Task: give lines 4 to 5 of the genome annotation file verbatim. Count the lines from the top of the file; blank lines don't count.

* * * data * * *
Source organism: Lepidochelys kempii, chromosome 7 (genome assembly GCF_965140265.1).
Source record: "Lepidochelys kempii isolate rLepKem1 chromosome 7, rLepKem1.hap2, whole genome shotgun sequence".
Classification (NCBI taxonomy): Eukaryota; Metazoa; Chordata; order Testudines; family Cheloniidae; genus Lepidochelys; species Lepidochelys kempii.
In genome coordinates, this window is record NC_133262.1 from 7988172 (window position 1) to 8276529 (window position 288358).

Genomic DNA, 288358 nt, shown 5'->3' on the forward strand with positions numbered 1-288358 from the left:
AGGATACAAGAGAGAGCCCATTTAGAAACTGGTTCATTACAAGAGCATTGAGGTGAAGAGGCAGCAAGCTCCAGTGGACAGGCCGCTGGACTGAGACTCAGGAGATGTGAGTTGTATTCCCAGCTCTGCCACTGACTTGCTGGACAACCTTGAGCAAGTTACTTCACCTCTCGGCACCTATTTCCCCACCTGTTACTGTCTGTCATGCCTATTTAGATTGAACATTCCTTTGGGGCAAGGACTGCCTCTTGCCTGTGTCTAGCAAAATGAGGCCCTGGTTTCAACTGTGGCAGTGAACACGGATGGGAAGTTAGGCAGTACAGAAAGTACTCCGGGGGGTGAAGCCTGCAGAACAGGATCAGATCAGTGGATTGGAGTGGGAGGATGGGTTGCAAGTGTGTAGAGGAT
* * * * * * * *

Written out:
In genome coordinates, this window is record NC_133262.1 from 7988172 (window position 1) to 8276529 (window position 288358).

Genomic DNA, 288358 nt, shown 5'->3' on the forward strand with positions numbered 1-288358 from the left: